Benefits of Early Detection

Types of Test Available

SDMA Blood Test

Urine Tests, Including Urine Specific Gravity (USG) and Proteinuria

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FGF-23 Test



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Home > What is CKD? > Early Detection



  • As discussed on the What Happens in CKD? page, it is normally not possible to detect CKD until the cat has already lost 66-75% of his or her kidney function, although the new SDMA test may change this.

  • This page discusses some areas of investigation into ways in which earlier detection may be possible.

  • It is not currently possible to prevent CKD; but the earlier it is diagnosed, the better your chances of helping your cat.

Benefits of Early Detection

It may appear that there is no real benefit in early detection, because it is not possible to cure CKD, and knowing at an early stage that your cat has it may distress you. However, there are in fact some benefits to knowing early:

  • You can try to find a cause and treat accordingly.

  • You can avoid using potentially nephrotoxic treatments such as certain painkillers.

  • You can make early changes that may be beneficial such as dietary changes.

  • You can take appropriate precautions when treatments such as dental surgery are undertaken.

  • You can watch for urinary tract infections, which may further damage the kidneys.

  • You can monitor your cat for problems associated with CKD, such as high blood pressure or anaemia, before these become severe and potentially life threatening.

  • You can avoid your cat only being diagnosed following a sudden crash, with the attendant risks and guilt.

Types of Test Available


The gold standard for measuring kidney function in cats is via glomerular filtration rate (GFR). Unfortunately this is not easily measured in cats, so in practice the usual way to diagnose CKD has been via elevated creatinine (and to a much lesser extent, BUN or urea) levels in the blood, and via certain urine tests. However, creatinine does not tend to rise in CKD cats until 60-70% of kidney function has already been lost, which means that a cat can actually be in Stage 1 or 2 of CKD according to the IRIS staging system (see How Bad is It?) but still have a creatinine that falls within supposedly normal limits.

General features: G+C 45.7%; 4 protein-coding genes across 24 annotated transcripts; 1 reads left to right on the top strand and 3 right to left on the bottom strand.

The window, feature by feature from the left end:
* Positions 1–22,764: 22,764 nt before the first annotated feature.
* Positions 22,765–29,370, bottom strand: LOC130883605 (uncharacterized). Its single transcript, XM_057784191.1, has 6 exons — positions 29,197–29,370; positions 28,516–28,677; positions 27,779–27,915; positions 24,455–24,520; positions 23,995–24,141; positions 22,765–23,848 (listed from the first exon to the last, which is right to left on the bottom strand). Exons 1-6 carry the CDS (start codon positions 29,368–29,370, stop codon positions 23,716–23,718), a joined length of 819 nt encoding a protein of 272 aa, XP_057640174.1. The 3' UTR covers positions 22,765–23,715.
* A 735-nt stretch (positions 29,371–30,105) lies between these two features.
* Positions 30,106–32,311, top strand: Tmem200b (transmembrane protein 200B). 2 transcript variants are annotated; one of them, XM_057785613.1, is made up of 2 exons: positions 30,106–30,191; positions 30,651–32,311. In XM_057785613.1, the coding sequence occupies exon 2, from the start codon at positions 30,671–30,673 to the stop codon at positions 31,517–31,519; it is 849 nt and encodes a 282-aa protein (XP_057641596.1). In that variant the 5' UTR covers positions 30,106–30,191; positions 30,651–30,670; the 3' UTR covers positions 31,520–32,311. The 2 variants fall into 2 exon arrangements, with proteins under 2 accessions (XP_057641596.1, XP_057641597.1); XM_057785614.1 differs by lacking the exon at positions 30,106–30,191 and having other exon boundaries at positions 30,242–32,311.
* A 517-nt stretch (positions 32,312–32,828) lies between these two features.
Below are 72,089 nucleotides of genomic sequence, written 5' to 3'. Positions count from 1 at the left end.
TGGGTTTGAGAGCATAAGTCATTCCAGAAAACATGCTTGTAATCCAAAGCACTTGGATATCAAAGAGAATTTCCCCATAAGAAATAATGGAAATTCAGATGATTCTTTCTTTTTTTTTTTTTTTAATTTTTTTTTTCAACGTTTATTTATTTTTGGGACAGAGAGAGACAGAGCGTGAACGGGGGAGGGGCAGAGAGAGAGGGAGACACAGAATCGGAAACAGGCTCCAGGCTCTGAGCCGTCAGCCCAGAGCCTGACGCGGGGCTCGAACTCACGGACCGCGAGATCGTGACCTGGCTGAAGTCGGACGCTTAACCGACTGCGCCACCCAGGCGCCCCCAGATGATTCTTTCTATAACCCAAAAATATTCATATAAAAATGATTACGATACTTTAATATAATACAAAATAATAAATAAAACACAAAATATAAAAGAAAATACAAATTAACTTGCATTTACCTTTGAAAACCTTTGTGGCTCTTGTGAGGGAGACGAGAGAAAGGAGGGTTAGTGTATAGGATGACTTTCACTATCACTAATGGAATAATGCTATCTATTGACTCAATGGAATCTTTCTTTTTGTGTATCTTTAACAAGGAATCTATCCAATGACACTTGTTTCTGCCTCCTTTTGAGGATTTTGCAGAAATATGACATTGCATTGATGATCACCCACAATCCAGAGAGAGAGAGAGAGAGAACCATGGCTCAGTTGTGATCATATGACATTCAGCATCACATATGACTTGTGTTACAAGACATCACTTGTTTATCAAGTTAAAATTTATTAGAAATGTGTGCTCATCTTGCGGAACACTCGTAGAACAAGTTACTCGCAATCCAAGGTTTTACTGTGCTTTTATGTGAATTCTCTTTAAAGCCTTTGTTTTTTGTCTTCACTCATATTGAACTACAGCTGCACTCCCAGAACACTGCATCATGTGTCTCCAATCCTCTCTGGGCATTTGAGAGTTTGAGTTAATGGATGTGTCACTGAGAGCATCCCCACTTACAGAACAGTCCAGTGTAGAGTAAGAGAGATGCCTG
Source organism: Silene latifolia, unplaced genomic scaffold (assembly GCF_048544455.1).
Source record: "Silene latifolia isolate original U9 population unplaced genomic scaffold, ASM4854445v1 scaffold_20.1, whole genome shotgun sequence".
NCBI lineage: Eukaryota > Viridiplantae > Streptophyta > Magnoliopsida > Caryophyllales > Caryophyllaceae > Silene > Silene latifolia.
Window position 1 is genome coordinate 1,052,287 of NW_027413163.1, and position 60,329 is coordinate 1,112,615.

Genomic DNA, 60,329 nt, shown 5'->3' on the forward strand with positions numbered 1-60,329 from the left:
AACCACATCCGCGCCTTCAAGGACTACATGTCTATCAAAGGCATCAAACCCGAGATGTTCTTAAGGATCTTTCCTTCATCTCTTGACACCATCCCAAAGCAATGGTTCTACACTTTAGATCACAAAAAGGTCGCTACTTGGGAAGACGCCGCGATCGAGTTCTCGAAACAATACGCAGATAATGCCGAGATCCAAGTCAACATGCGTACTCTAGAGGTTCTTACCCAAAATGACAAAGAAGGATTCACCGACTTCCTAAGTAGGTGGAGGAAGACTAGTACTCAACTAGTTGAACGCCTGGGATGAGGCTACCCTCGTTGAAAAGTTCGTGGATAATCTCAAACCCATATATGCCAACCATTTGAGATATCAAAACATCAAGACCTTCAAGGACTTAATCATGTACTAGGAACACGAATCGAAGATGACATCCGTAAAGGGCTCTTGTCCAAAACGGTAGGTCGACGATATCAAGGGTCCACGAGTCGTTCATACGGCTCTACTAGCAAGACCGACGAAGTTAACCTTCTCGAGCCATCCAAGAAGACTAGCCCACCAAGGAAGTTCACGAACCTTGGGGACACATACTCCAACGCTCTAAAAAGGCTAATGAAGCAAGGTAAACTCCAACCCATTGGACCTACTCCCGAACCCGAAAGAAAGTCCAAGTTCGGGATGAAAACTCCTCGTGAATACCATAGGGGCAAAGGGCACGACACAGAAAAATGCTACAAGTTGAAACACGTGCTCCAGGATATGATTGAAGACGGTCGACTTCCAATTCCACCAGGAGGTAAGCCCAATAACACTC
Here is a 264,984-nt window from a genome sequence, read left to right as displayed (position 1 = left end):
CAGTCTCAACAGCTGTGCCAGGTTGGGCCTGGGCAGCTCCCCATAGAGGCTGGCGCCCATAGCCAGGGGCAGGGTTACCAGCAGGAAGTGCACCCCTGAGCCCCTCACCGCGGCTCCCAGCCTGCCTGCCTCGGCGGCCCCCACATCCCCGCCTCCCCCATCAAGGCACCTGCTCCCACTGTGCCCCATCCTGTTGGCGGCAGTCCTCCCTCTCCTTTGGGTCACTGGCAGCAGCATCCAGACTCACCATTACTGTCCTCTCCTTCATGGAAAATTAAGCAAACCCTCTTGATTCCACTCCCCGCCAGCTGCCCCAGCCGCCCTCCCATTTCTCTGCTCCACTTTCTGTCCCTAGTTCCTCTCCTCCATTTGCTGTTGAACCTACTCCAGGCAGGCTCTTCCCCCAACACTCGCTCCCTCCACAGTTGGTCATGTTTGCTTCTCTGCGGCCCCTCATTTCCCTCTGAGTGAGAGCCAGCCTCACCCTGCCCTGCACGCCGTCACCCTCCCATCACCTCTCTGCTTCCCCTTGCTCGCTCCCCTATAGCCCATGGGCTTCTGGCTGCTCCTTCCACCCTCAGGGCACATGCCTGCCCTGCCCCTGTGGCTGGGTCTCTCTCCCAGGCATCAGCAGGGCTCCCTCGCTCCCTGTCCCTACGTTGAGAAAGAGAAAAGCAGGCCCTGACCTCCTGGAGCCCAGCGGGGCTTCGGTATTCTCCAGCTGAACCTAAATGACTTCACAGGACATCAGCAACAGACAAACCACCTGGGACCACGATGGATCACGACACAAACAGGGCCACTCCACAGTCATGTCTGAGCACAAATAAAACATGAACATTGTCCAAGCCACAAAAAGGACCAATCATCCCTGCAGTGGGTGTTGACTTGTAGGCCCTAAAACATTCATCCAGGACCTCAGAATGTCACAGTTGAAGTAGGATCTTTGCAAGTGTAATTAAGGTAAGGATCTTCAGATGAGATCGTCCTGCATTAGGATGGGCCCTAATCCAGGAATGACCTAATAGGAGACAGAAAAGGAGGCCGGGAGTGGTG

Because of this, there have been many attempts to find a way of diagnosing CKD earlier in cats. These tests are described below, but many of them are not mainstream and are therefore either not widely available or are difficult to use. The most useful one is probably going to be the new (2015) SDMA blood test.


The International Renal Society (2013) has an article about early detection.

Assessment of renal function: what can be done in practice (2002) Elliott J Presentation to the World Small Animal Veterinary Association Congress discusses the various methods of detecting CKD.


The tests fall into the following categories:


Widely Available

Not Widely Available

Blood Tests


SDMA (Symmetric Dimethylarginine) Test


What is SDMA?

SDMA is a methylated form of arginine, an amino acid. It is released when protein is processed, and is eliminated largely (over 90%) by the kidneys. Because of this, it was thought that increased levels of SDMA might correlate with the development of CKD. One human study, Symmetrical dimethylarginine: a new combined parameter for renal function and extent of coronary artery disease (2006) Bode-Böger SM, Scalera F, Kielstein JT, Martens-Lobenhoffer J, Breithardt G, Fobker M & Reinecke H Journal of the American Society of Nephrology 17 pp1228-1134 concluded that "SDMA might be a useful parameter for detecting patients in very early stages of chronic kidney disease and for determining their risk for developing cardiovascular disease."


The SDMA Test

The SDMA Test for cats was developed by Ohio State University College of Veterinary Medicine and IDEXX Laboratories, and became available commercially in 2015. Comparison of serum concentrations of symmetric dimethylarginine and creatinine as kidney function biomarkers in cats with chronic kidney disease (2014) Hall JA, Yerramilli M, Obare E, Yerramilli M & Jewell DE Journal of Veterinary Internal Medicine 28 pp1676–1683 found that SDMA levels in cats who developed CKD rose above normal by a mean of 17 months before there was an increase in creatinine levels.


IDEXX claim that the SDMA test can therefore potentially detect CKD when up to 40% of function has been lost, whereas traditionally you could only detect CKD when 60-70% of function had been lost.


IIDEXX provides an introduction to the SDMA test.


How to Run the Test

The beauty of the SDMA test is that it can simply be run as part of a standard blood chemistry blood test from IDEXX. In fact, if you are in the USA and your vet uses IDEXX for blood chemistry panels, the SDMA test will be provided at no additional charge during summer 2015. If your vet uses in-house testing for most tests but has a relationship with IDEXX, the test can be ordered separately from the IDEXX laboratory. I have already seen a number of test results which include SDMA, but that's not too surprising: Reuters reports that more than 100,000 patients were tested in the two weeks following the test's launch in July 2015.